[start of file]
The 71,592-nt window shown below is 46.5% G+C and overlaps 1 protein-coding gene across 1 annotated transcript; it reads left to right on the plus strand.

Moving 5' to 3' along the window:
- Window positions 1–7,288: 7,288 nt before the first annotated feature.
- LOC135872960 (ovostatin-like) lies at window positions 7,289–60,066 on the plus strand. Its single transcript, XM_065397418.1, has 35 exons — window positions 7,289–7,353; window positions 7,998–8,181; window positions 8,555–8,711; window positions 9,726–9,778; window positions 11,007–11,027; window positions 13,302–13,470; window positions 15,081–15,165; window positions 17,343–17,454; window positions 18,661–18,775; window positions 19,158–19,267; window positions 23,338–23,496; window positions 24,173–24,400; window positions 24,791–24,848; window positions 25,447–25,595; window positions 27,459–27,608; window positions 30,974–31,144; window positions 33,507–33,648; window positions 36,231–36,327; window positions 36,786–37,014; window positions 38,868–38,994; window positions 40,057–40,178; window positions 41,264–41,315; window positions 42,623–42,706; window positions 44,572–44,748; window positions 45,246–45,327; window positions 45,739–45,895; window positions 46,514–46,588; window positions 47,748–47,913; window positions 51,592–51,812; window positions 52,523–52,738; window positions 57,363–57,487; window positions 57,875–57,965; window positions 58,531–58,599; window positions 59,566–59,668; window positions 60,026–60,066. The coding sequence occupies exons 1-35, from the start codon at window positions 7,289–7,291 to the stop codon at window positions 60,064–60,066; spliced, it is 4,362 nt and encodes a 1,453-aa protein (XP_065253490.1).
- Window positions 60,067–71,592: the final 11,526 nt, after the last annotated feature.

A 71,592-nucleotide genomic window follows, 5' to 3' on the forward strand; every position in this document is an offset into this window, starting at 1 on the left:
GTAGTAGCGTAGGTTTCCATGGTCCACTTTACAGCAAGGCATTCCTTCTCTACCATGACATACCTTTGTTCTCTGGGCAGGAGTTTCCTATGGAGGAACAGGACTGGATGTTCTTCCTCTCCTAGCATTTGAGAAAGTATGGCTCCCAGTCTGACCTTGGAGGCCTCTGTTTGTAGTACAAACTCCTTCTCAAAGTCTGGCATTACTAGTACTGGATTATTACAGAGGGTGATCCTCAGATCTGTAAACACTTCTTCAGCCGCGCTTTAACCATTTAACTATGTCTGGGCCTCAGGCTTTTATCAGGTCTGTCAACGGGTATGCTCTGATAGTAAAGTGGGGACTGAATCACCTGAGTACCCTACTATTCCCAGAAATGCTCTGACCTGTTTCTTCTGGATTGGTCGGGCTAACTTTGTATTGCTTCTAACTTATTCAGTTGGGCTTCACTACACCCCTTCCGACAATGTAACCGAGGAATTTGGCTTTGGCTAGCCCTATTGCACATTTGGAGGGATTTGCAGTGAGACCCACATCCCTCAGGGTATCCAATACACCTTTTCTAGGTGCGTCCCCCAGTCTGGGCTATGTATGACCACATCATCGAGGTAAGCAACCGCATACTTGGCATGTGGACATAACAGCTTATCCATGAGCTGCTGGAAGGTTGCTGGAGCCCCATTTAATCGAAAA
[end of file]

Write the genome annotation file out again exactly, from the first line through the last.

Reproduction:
The 71,592-nt window shown below is 46.5% G+C and overlaps 1 protein-coding gene across 1 annotated transcript; it reads left to right on the plus strand.

Moving 5' to 3' along the window:
- Window positions 1–7,288: 7,288 nt before the first annotated feature.
- LOC135872960 (ovostatin-like) lies at window positions 7,289–60,066 on the plus strand. Its single transcript, XM_065397418.1, has 35 exons — window positions 7,289–7,353; window positions 7,998–8,181; window positions 8,555–8,711; window positions 9,726–9,778; window positions 11,007–11,027; window positions 13,302–13,470; window positions 15,081–15,165; window positions 17,343–17,454; window positions 18,661–18,775; window positions 19,158–19,267; window positions 23,338–23,496; window positions 24,173–24,400; window positions 24,791–24,848; window positions 25,447–25,595; window positions 27,459–27,608; window positions 30,974–31,144; window positions 33,507–33,648; window positions 36,231–36,327; window positions 36,786–37,014; window positions 38,868–38,994; window positions 40,057–40,178; window positions 41,264–41,315; window positions 42,623–42,706; window positions 44,572–44,748; window positions 45,246–45,327; window positions 45,739–45,895; window positions 46,514–46,588; window positions 47,748–47,913; window positions 51,592–51,812; window positions 52,523–52,738; window positions 57,363–57,487; window positions 57,875–57,965; window positions 58,531–58,599; window positions 59,566–59,668; window positions 60,026–60,066. The coding sequence occupies exons 1-35, from the start codon at window positions 7,289–7,291 to the stop codon at window positions 60,064–60,066; spliced, it is 4,362 nt and encodes a 1,453-aa protein (XP_065253490.1).
- Window positions 60,067–71,592: the final 11,526 nt, after the last annotated feature.

A 71,592-nucleotide genomic window follows, 5' to 3' on the forward strand; every position in this document is an offset into this window, starting at 1 on the left:
GTAGTAGCGTAGGTTTCCATGGTCCACTTTACAGCAAGGCATTCCTTCTCTACCATGACATACCTTTGTTCTCTGGGCAGGAGTTTCCTATGGAGGAACAGGACTGGATGTTCTTCCTCTCCTAGCATTTGAGAAAGTATGGCTCCCAGTCTGACCTTGGAGGCCTCTGTTTGTAGTACAAACTCCTTCTCAAAGTCTGGCATTACTAGTACTGGATTATTACAGAGGGTGATCCTCAGATCTGTAAACACTTCTTCAGCCGCGCTTTAACCATTTAACTATGTCTGGGCCTCAGGCTTTTATCAGGTCTGTCAACGGGTATGCTCTGATAGTAAAGTGGGGACTGAATCACCTGAGTACCCTACTATTCCCAGAAATGCTCTGACCTGTTTCTTCTGGATTGGTCGGGCTAACTTTGTATTGCTTCTAACTTATTCAGTTGGGCTTCACTACACCCCTTCCGACAATGTAACCGAGGAATTTGGCTTTGGCTAGCCCTATTGCACATTTGGAGGGATTTGCAGTGAGACCCACATCCCTCAGGGTATCCAATACACCTTTTCTAGGTGCGTCCCCCAGTCTGGGCTATGTATGACCACATCATCGAGGTAAGCAACCGCATACTTGGCATGTGGACATAACAGCTTATCCATGAGCTGCTGGAAGGTTGCTGGAGCCCCATTTAATCGAAAA